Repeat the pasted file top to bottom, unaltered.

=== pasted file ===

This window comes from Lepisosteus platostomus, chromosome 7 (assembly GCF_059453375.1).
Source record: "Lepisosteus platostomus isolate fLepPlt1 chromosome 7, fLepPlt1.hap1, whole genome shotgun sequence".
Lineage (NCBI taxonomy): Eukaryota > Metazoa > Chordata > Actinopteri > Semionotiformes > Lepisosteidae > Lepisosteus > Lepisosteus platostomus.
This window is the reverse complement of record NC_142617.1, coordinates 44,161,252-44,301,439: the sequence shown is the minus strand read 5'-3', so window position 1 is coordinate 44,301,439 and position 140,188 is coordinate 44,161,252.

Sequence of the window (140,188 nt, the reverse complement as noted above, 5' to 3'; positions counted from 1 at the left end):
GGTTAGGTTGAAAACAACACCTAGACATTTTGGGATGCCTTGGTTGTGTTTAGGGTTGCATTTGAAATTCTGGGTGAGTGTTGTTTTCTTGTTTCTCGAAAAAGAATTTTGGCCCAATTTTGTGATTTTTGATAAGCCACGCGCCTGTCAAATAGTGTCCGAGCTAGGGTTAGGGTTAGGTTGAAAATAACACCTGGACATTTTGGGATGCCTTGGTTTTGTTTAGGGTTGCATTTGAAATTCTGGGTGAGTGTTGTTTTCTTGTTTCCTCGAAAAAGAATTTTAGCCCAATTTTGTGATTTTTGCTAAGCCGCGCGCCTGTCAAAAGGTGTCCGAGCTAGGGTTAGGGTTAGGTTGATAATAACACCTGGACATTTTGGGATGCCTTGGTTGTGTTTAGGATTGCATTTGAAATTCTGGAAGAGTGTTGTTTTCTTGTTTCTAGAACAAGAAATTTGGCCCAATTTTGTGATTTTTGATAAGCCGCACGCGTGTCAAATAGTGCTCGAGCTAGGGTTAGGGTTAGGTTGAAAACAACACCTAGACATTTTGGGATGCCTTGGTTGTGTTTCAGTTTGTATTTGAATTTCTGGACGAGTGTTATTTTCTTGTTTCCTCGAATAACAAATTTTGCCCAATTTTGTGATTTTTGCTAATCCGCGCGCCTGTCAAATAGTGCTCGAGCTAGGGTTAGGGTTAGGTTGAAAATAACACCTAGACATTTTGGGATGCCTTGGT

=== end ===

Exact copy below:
This window comes from Lepisosteus platostomus, chromosome 7 (assembly GCF_059453375.1).
Source record: "Lepisosteus platostomus isolate fLepPlt1 chromosome 7, fLepPlt1.hap1, whole genome shotgun sequence".
Lineage (NCBI taxonomy): Eukaryota > Metazoa > Chordata > Actinopteri > Semionotiformes > Lepisosteidae > Lepisosteus > Lepisosteus platostomus.
This window is the reverse complement of record NC_142617.1, coordinates 44,161,252-44,301,439: the sequence shown is the minus strand read 5'-3', so window position 1 is coordinate 44,301,439 and position 140,188 is coordinate 44,161,252.

Sequence of the window (140,188 nt, the reverse complement as noted above, 5' to 3'; positions counted from 1 at the left end):
GGTTAGGTTGAAAACAACACCTAGACATTTTGGGATGCCTTGGTTGTGTTTAGGGTTGCATTTGAAATTCTGGGTGAGTGTTGTTTTCTTGTTTCTCGAAAAAGAATTTTGGCCCAATTTTGTGATTTTTGATAAGCCACGCGCCTGTCAAATAGTGTCCGAGCTAGGGTTAGGGTTAGGTTGAAAATAACACCTGGACATTTTGGGATGCCTTGGTTTTGTTTAGGGTTGCATTTGAAATTCTGGGTGAGTGTTGTTTTCTTGTTTCCTCGAAAAAGAATTTTAGCCCAATTTTGTGATTTTTGCTAAGCCGCGCGCCTGTCAAAAGGTGTCCGAGCTAGGGTTAGGGTTAGGTTGATAATAACACCTGGACATTTTGGGATGCCTTGGTTGTGTTTAGGATTGCATTTGAAATTCTGGAAGAGTGTTGTTTTCTTGTTTCTAGAACAAGAAATTTGGCCCAATTTTGTGATTTTTGATAAGCCGCACGCGTGTCAAATAGTGCTCGAGCTAGGGTTAGGGTTAGGTTGAAAACAACACCTAGACATTTTGGGATGCCTTGGTTGTGTTTCAGTTTGTATTTGAATTTCTGGACGAGTGTTATTTTCTTGTTTCCTCGAATAACAAATTTTGCCCAATTTTGTGATTTTTGCTAATCCGCGCGCCTGTCAAATAGTGCTCGAGCTAGGGTTAGGGTTAGGTTGAAAATAACACCTAGACATTTTGGGATGCCTTGGT